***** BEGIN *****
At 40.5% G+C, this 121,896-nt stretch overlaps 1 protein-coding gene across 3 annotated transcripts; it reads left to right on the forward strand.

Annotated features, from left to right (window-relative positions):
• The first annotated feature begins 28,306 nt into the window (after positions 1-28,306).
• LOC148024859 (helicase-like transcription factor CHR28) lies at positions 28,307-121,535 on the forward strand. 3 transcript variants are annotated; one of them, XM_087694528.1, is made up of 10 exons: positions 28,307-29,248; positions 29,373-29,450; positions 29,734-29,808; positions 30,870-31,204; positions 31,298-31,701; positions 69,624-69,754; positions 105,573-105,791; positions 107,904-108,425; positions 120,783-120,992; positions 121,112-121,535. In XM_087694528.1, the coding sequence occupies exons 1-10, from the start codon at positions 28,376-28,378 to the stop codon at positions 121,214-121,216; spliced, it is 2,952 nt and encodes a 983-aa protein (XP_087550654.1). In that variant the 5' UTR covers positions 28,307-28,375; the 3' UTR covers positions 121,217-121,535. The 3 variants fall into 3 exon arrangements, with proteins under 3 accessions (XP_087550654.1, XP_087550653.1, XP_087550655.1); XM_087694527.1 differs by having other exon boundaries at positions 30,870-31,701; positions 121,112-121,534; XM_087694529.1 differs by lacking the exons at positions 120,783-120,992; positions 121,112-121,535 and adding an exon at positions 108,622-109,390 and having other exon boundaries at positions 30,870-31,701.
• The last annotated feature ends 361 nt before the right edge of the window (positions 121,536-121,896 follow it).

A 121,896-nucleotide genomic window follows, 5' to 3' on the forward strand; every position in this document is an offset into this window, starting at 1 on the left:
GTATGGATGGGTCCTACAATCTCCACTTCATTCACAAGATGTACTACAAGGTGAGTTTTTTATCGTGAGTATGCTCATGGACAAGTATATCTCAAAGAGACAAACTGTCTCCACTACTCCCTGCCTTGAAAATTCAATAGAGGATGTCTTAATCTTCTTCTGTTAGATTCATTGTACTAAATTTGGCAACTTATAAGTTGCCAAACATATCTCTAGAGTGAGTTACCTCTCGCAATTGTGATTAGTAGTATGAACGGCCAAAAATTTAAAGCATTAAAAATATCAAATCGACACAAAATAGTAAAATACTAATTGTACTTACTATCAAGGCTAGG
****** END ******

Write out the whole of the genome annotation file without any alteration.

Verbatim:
At 40.5% G+C, this 121,896-nt stretch overlaps 1 protein-coding gene across 3 annotated transcripts; it reads left to right on the forward strand.

Annotated features, from left to right (window-relative positions):
• The first annotated feature begins 28,306 nt into the window (after positions 1-28,306).
• LOC148024859 (helicase-like transcription factor CHR28) lies at positions 28,307-121,535 on the forward strand. 3 transcript variants are annotated; one of them, XM_087694528.1, is made up of 10 exons: positions 28,307-29,248; positions 29,373-29,450; positions 29,734-29,808; positions 30,870-31,204; positions 31,298-31,701; positions 69,624-69,754; positions 105,573-105,791; positions 107,904-108,425; positions 120,783-120,992; positions 121,112-121,535. In XM_087694528.1, the coding sequence occupies exons 1-10, from the start codon at positions 28,376-28,378 to the stop codon at positions 121,214-121,216; spliced, it is 2,952 nt and encodes a 983-aa protein (XP_087550654.1). In that variant the 5' UTR covers positions 28,307-28,375; the 3' UTR covers positions 121,217-121,535. The 3 variants fall into 3 exon arrangements, with proteins under 3 accessions (XP_087550654.1, XP_087550653.1, XP_087550655.1); XM_087694527.1 differs by having other exon boundaries at positions 30,870-31,701; positions 121,112-121,534; XM_087694529.1 differs by lacking the exons at positions 120,783-120,992; positions 121,112-121,535 and adding an exon at positions 108,622-109,390 and having other exon boundaries at positions 30,870-31,701.
• The last annotated feature ends 361 nt before the right edge of the window (positions 121,536-121,896 follow it).

A 121,896-nucleotide genomic window follows, 5' to 3' on the forward strand; every position in this document is an offset into this window, starting at 1 on the left:
GTATGGATGGGTCCTACAATCTCCACTTCATTCACAAGATGTACTACAAGGTGAGTTTTTTATCGTGAGTATGCTCATGGACAAGTATATCTCAAAGAGACAAACTGTCTCCACTACTCCCTGCCTTGAAAATTCAATAGAGGATGTCTTAATCTTCTTCTGTTAGATTCATTGTACTAAATTTGGCAACTTATAAGTTGCCAAACATATCTCTAGAGTGAGTTACCTCTCGCAATTGTGATTAGTAGTATGAACGGCCAAAAATTTAAAGCATTAAAAATATCAAATCGACACAAAATAGTAAAATACTAATTGTACTTACTATCAAGGCTAGG